"One Spirit with the Lord
  The Father's smile of love
Rests ever on the members here,
  As on the Head above."

4. If the Lord is thus known as "in the midst," and the power of the abiding Spirit duly regarded, how could there be in those so gathered the absence of dependence, reverence, and the consciousness of being under divine guidance? Who, if summoned by the Queen to a favoured audience, would dare to prescribe what should be done during the honoured interview? And could we render less homage to Him who is "in the midst" were our souls in the realization of this gracious fact? Impossible that there could be room for any human order of arrangement in such a presence. Nothing is more clearly revealed than that He, as Son over His own house, the One whom John saw "in the midst of the seven candlesticks," holds us accountable to Him in a corporate as well as in an individual capacity. Almost all the epistles, but especially the second and third chapters of Revelation, show this. To those gathered together in His name He looks for conduct suited to Himself; and that prayer, worship, ministry of the Word, or whatever takes place, shall be according to His mind, and in the power of the Holy Ghost, who divideth "to every man severally as He will." (Read 1 Cor. 12.) There is no room here for fleshly wisdom. Man in the flesh is not recognized; only saints in Christ. The first is entirely unknown here. This marks the holiness of the ground, as well as its dignity. Had we a truer, deeper sense of the Holy Ghost dwelling in us, of the Lord Jesus in our midst, and of our being a new creation in Him members of His body, what reverence, what felt weakness and utter helplessness in ourselves would there be; and what power of the Holy Ghost would be realized, while He takes of the things of Christ and shows them unto us! Whether it be a question of personal conduct, or of edification, or of discipline, the one thought of paramount importance must be as to what suits Him "the holy and the true" — who is in our midst. If, in dealing with others, both as to binding and loosing, we have His mind, how can it be otherwise than the fulfilment of His word, "Whatsoever ye shall bind on earth shall be bound in heaven: and whatsoever ye shall loose on earth shall be loosed in heaven." This, our Lord's wonderful way of ratifying in heaven what is thus done on earth according to His will, not only brings us into very close association with Himself, but cannot fail to invest us with a most solemn sense of the holiness of the ground on earth, on which He has graciously set us during His absence. May the Lord give us all a deeper sense of His own mind in all these things!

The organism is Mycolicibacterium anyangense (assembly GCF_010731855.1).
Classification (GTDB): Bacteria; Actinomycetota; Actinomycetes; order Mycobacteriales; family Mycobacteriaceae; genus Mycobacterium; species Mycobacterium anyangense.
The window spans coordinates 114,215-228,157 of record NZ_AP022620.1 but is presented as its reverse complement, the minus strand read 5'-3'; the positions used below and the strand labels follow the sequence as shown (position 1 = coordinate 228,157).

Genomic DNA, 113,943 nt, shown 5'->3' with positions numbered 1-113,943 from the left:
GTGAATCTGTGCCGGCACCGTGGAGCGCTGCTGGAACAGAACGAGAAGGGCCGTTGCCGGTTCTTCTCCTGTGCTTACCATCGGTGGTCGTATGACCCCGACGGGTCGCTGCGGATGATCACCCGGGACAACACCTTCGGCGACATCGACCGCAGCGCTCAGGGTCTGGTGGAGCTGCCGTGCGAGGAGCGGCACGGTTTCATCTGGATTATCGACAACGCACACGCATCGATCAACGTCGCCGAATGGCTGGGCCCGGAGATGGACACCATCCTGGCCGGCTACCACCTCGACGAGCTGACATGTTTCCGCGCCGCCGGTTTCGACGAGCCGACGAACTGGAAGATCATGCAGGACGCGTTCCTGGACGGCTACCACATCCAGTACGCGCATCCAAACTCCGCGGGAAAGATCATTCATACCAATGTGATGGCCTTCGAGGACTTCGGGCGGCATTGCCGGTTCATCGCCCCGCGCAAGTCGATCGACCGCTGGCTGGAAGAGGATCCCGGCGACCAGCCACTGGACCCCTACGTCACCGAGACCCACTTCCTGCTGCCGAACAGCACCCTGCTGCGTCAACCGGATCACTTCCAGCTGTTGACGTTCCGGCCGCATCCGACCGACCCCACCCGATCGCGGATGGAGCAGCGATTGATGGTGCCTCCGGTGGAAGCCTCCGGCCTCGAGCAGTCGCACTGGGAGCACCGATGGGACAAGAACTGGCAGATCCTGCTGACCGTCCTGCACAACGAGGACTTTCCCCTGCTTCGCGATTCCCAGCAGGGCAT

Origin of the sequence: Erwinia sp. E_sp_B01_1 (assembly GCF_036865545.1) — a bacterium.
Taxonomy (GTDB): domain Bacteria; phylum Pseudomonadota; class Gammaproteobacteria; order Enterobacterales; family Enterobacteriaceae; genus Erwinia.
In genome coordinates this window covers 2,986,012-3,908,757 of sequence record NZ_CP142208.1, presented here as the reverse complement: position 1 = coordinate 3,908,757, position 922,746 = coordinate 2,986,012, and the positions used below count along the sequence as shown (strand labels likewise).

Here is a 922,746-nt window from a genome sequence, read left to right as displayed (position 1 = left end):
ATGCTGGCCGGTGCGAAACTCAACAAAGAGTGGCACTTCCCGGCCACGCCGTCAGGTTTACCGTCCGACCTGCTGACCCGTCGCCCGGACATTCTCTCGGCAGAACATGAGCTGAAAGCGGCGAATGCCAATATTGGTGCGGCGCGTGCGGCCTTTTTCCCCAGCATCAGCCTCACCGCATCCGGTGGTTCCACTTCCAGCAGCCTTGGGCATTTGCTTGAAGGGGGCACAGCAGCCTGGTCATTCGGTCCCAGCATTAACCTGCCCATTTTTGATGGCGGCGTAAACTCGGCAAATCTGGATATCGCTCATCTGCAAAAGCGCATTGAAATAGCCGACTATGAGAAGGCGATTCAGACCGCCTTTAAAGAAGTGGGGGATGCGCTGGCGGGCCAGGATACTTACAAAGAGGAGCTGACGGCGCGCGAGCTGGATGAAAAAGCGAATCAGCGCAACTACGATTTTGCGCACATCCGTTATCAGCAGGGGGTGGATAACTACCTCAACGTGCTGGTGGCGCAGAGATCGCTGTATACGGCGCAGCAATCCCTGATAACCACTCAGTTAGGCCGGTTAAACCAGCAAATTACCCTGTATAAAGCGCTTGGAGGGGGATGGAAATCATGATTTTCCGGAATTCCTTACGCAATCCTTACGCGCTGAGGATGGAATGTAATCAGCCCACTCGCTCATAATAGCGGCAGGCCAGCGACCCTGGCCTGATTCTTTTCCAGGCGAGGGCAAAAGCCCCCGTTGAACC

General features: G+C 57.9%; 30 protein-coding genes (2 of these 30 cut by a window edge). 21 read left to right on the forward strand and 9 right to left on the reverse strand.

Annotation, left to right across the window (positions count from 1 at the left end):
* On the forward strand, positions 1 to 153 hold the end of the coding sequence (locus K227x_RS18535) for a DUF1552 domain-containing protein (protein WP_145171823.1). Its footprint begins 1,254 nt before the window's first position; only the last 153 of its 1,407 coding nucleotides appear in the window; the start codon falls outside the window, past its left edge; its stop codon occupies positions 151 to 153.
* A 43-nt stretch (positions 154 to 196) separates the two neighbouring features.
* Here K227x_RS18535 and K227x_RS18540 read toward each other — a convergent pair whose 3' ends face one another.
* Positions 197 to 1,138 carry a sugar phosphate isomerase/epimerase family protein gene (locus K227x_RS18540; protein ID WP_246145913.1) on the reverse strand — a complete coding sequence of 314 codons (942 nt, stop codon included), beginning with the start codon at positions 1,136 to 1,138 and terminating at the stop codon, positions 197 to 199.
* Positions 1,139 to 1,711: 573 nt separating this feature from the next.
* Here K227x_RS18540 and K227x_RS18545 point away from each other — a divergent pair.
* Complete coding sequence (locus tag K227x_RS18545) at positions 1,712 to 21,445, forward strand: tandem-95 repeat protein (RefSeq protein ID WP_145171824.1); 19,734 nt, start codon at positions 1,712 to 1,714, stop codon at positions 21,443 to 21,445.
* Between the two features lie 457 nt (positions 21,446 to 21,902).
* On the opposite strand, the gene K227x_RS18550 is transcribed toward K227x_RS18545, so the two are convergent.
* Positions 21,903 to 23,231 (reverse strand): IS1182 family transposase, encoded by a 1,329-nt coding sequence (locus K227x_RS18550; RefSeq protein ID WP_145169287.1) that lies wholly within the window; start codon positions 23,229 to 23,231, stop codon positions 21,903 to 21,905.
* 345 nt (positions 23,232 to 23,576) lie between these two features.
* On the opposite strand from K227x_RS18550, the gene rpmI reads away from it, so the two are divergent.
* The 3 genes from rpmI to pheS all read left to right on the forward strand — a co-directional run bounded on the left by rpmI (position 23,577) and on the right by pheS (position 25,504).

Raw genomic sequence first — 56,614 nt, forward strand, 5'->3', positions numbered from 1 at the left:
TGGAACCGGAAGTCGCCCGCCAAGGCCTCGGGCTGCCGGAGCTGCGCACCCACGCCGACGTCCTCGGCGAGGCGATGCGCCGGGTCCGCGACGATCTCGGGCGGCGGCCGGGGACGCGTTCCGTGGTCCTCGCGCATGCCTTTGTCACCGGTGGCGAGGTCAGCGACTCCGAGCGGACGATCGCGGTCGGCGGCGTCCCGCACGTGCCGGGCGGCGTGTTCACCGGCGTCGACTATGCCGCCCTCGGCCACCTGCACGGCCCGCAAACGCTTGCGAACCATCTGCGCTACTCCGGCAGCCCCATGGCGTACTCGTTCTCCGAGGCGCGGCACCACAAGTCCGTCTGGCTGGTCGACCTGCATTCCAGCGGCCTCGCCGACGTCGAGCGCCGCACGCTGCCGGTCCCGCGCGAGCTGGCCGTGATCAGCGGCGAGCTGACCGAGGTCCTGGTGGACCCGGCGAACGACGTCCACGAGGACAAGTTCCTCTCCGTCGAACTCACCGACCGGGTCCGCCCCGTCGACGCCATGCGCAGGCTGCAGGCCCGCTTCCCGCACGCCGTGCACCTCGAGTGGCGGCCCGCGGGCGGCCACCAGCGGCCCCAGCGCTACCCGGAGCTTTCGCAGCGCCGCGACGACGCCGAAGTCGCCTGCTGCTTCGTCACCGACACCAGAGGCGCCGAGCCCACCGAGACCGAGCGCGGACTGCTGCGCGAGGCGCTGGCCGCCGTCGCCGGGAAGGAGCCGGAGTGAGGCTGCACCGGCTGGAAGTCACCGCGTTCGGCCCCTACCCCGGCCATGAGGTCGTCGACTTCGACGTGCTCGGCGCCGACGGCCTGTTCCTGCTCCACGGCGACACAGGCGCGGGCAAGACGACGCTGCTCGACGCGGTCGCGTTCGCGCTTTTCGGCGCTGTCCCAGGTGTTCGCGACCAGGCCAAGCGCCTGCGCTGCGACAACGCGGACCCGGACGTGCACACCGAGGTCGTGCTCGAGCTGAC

5. That He is coming again must ever be the recurring thought and expectation of those who are consciously gathered together in His name. His thrice-repeated, "I come quickly," in the last page of inspiration, must make us sensible of the possibility that each time of being so gathered on earth may be the last, or that our gathering together unto Him at His coming may take place the next moment. When Jesus presents Himself as "the Bright and Morning Star," we know that "the Spirit and the Bride say, Come!"

These are only a few of the many lines of instruction which we believe are comprehended in our Lord's words, "When two or three are gathered together in my name, there am I in the midst of them." They are of growing importance, because of the bold and appalling way in which Christendom is appending His precious name to accredit most unscriptural doctrines and proceedings. Some who hold and propagate the most blasphemous doctrines of the day claim the place and name of Christians; and the modern Phariseeism, and revival of Jewish doctrines, are professedly associated with Christ and Christianity.

Those who are spiritual, and are kept in the love of God, will perceive in this brief scripture there is not the least recognition of man in the flesh; the all-attractive Object is Christ. "There am I in the midst of them" is all that is said; and this is enough for faith; for faith only can take hold of the truth of God, and "we walk by faith, not by sight." Observe that this inestimable blessing, and the power too in dealing with others, are for even "two or three" thus gathered together. How encouraging to those who desire to be here for the Lord in these last days! What a clear line of demarcation it lays down between being thus gathered together according to the Lord's mind, and being occupied with mere traditions and confederacies of men! May we, through grace, be true to our Lord till He come.